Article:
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Russia-China relations

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Russia-China relations


Russia and China have shown they’re perfectly on the same wavelength on the international scene. They have twice blocked UN Security Council resolutions which would have condemned Damascus and called for the removal of the Syrian leader.

Wary of any Western-led military, they also have agreed on a common front opposing to new sanctions against Iran for its nuclear programme.

They share a border and their communist history. The links between these two neighbours also look natural from a practical point of view: Russia is the world’s biggest energy producer and China, the largest consumer of energy. Very soon they will sit together at World Trade Organisation (WTO) meetings, when Russia will officially enter the organisation this summer.

Meanwhile, their economic relations could hardly be better: Russian trade with China has risen at least 40 percent year on year for the last two years and Russian officials say that a target to have 80 billion euros ($100 billion) in bilateral trade by 2015 is likely to be reached ahead of time.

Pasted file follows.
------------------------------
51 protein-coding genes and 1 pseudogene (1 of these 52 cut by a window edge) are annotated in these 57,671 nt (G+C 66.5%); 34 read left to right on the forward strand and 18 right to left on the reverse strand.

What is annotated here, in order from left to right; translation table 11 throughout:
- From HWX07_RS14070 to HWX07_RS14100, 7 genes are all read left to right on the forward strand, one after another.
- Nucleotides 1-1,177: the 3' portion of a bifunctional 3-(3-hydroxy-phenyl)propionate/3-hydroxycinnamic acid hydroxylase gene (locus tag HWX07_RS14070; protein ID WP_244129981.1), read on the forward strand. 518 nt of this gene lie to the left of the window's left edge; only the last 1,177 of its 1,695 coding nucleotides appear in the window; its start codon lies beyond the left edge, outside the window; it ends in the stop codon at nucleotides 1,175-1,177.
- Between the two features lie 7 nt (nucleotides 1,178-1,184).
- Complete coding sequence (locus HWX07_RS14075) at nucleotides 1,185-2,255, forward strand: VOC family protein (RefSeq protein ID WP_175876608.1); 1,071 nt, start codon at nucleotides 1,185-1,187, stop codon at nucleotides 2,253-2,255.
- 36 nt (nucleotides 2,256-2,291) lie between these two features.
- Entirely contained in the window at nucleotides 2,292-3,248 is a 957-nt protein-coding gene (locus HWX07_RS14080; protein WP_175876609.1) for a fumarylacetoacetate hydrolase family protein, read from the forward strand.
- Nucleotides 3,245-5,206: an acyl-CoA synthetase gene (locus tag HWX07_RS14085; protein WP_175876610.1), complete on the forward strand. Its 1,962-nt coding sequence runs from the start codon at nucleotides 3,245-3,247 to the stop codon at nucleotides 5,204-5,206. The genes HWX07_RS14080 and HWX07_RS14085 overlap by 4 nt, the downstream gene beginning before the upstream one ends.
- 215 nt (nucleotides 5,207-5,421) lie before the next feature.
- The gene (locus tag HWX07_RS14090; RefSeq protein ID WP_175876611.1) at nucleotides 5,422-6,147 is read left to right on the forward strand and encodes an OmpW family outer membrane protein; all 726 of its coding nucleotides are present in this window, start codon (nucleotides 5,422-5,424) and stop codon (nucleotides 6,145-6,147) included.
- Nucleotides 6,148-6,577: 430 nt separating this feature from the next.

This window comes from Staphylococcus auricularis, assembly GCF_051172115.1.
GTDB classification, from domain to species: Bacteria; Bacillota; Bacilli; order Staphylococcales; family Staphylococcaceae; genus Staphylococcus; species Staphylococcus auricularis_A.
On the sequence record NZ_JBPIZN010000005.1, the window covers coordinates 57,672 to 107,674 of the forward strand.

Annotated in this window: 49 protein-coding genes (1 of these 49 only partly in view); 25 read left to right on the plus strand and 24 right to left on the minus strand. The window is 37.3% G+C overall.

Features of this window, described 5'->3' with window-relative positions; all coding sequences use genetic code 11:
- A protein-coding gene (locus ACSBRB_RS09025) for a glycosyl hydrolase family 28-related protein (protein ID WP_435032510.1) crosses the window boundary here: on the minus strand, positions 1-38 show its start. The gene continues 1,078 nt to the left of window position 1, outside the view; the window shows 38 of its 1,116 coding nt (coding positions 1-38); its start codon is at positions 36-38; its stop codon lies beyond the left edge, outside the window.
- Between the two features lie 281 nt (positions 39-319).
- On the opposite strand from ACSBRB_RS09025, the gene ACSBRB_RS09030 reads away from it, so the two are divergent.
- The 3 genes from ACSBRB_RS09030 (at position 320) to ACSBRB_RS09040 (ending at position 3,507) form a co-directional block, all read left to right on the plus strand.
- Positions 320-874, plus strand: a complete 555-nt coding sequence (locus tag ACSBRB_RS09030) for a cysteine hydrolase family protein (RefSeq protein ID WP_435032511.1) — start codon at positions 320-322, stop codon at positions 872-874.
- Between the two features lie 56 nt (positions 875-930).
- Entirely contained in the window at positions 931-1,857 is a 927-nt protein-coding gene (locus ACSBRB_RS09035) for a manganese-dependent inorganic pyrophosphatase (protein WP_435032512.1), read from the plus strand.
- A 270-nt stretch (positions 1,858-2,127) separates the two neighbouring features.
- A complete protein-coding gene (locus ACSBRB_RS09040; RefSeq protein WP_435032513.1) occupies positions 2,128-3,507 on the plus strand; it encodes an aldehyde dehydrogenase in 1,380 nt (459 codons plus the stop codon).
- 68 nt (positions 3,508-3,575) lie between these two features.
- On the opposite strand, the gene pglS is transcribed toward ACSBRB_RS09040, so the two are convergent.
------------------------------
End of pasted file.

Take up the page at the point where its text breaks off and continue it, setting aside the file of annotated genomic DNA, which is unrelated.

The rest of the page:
To Russia, China is a rising trade and diplomatic partner but also a neighbor which is becoming more and more powerful economically, and a potential rival for control of thinly populated Siberia’s resources.
That has brought a new focus in Moscow on both business and military investment in the far east.

China’s widening sphere of economic influence is already being felt, especially in areas of Russia close to the border, far from Moscow, where Chinese-made goods stock the shelves at local grocery stores and Russians make shopping trips to China for clothes and consumer goods.

In an attempt to parry China’s growing influence, Moscow has tried to boost its political presence in the region. The new government formed last month has for the first time a Minister for Far East Development.

A state company is also being created with the purpose of exploiting the resources of Russia’s Far East.

Vladimir Putin is already looking at the future, seeking to cultivate a relationship with Vice Premier Li Keqiang, likely successor of Premier Wen Jiabao. Both Wen and President Hu Jintao are expected to step down at the end of this year.

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